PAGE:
Why are we liars

Pamela Meyer, author of the bestseller Liespotting, is revolutionizing the way people think about the truth behind lying. In her new book, Meyer illustrates the manners and scientific research behind the age-old question “Why do humans lie” and argues that honesty is a value worth preserving.

In the book, one of Meyer’s enlightening truths is that lying is a cooperative act. A lie is just simply words and has no power unless it’s believed. Sounds like tough love, but if at some point you were lied to, it’s because you believed it!

Not all lies are harmful. Sometimes we’re willing to take part in deception for the sake of social dignity. Perhaps you may have kept a secret a secret, for the sake of that secret. We say things like “Honey, you don’t look fat in that.” Or at work we call and ask a client, “Have you received that quotation? My IT department tells me we had some e-mail issues. I’ll send it over again just in case.”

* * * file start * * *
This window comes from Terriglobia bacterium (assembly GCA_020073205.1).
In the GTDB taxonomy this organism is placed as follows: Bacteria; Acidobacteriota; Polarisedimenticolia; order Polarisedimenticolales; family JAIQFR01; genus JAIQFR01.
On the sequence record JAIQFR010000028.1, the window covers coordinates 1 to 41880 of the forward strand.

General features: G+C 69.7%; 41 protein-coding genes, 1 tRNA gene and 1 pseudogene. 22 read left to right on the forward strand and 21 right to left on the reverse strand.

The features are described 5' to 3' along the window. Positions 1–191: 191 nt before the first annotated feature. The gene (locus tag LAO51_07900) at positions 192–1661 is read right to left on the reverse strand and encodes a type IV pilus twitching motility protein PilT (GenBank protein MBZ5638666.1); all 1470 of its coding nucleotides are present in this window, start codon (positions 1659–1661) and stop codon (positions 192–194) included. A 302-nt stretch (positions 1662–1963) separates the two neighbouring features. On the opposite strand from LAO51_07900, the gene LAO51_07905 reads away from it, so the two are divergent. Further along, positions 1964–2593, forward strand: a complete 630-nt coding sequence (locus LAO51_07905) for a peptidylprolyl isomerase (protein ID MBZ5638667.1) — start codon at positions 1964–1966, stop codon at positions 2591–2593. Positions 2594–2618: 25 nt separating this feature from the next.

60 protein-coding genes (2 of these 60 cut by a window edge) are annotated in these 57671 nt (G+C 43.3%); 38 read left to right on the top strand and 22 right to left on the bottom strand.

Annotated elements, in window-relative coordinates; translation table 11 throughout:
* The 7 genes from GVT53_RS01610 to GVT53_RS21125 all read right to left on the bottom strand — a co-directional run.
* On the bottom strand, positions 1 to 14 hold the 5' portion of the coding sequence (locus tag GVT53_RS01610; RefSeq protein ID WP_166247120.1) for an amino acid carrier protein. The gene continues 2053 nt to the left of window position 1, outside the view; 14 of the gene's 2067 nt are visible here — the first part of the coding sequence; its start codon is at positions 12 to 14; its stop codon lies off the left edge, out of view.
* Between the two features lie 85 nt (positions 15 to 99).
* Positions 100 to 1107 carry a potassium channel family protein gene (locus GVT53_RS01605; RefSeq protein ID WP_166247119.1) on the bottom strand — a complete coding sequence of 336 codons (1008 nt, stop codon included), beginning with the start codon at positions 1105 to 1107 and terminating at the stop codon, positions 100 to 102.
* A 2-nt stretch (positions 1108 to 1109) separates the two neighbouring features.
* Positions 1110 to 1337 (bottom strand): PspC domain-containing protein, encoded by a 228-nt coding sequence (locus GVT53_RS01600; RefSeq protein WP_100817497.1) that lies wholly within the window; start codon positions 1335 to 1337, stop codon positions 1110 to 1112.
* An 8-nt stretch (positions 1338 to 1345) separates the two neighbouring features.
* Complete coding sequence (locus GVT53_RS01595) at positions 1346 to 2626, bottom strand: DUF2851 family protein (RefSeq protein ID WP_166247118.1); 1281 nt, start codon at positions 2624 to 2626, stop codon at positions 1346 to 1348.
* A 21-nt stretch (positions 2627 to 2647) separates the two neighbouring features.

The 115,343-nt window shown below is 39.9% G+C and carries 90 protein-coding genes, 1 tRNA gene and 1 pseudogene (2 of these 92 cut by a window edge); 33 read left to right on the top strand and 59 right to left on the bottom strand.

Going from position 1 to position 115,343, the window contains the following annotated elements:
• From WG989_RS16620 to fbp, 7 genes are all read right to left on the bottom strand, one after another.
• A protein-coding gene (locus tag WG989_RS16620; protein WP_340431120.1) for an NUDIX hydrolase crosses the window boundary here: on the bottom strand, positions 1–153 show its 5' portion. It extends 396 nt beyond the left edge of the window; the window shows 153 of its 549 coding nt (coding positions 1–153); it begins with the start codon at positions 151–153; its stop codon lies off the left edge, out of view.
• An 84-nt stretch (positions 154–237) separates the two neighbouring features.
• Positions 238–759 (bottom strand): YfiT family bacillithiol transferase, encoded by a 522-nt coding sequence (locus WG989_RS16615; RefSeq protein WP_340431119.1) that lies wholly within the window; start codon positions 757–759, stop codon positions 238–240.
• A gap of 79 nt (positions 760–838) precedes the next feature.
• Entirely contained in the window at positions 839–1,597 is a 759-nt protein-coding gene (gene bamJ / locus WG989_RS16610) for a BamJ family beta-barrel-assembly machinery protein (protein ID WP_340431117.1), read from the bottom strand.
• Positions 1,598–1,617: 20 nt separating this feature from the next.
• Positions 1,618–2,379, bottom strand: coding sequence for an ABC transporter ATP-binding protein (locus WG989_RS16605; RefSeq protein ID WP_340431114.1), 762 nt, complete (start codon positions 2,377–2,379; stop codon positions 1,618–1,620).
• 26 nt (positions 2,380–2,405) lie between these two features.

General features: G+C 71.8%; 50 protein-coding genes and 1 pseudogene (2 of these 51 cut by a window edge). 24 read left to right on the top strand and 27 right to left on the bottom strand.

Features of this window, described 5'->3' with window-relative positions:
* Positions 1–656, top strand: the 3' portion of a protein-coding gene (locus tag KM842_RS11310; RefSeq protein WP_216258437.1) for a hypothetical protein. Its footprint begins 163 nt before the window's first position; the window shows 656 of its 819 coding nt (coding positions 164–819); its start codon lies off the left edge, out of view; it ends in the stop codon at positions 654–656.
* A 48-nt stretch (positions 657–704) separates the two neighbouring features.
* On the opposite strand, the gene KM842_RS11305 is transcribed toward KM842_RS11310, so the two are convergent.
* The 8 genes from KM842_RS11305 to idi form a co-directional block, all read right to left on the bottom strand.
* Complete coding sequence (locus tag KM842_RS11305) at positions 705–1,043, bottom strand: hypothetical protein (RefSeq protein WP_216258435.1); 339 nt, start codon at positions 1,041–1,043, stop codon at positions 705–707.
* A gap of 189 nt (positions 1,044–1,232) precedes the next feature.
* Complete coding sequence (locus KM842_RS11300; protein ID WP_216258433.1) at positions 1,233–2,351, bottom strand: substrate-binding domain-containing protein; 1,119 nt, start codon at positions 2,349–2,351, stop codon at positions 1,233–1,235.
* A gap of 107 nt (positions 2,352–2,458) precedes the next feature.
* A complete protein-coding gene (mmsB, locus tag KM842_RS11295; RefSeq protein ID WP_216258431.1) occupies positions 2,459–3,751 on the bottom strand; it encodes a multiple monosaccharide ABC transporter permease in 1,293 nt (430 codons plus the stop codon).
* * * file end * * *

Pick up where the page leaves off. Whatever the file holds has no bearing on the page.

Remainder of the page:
On a given day, studies show that you may be lied to anywhere from 10 to 200 times – many of those are white lies. Researchers have also found that you lie tree times more often to strangers within the first ten minutes of meeting them. We also lie more to strangers than to coworkers.

Why do most people get played in relationships when their partners are popular, successful and beautiful? Well, researchers have found that extroverts lie more than introverts.

Another study suggests that men lie eight times more about themselves than they do about others. Women lie more to protect people. And, astonishingly, in a married couple, you’re going to lie to your spouse in approximately one of every ten interactions. If you think that’s bad, the number drops to three if you’re unmarried!

Lying is complex. It’s part of us. Even though we are ultimately against it, we use it on an as-needed basis, sometimes for the good, other times for the bad reasons because we simply don’t understand the gaps in our lives – that’s the truth.

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